The authors certify that they have obtained all appropriate patient consent forms. In the form, the legal guardian has given his consent for images and other clinical information to be reported in the journal. The guardian understands that names and initials will not be published and due efforts will be made to conceal identity, but anonymity cannot be guaranteed.

Financial support and sponsorship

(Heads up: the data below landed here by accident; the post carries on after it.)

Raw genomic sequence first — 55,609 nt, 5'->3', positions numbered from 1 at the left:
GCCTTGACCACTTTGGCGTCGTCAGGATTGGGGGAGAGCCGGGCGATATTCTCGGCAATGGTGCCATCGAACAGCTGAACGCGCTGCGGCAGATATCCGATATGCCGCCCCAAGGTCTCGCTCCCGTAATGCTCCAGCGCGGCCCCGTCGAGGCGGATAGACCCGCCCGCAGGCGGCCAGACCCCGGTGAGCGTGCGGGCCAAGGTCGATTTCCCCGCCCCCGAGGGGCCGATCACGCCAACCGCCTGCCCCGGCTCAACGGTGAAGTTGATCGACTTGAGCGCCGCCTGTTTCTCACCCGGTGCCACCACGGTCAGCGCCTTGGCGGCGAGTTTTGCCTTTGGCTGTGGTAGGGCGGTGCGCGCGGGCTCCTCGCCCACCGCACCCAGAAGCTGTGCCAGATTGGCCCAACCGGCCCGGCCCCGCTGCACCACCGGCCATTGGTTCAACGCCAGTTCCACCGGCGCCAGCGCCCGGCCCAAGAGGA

Nil.

Conflicts of interest

There are no conflicts of interest.



 
  References Top

1.
Snell RS, Lemp MA. Clinical Anatomy of the Eye. Boston: Blackwell Scientififc Publications; 1989.  Back to cited text no. 1
    
2.
Gutteridge IF. Curious cilia cases. Clin Exp Optom 2002;85:306-8.  Back to cited text no. 2
    
3.
Nagashima K, Kido R. Relative roles of upper and lower lacrimal canaliculi in normal tear drainage. Jpn J Ophthalmol 1984;28:259-62.  Back to cited text no. 3
    
4.
Taneja S, Arora R, Yadava U. Fingernail trauma causing corneal laceration and intraocular cilia. Arch Ophthalmol 1998;116:530-1.  Back to cited text no. 4
    


    Figures

  [Figure 1], [Figure 2], [Figure 3], [Figure 4]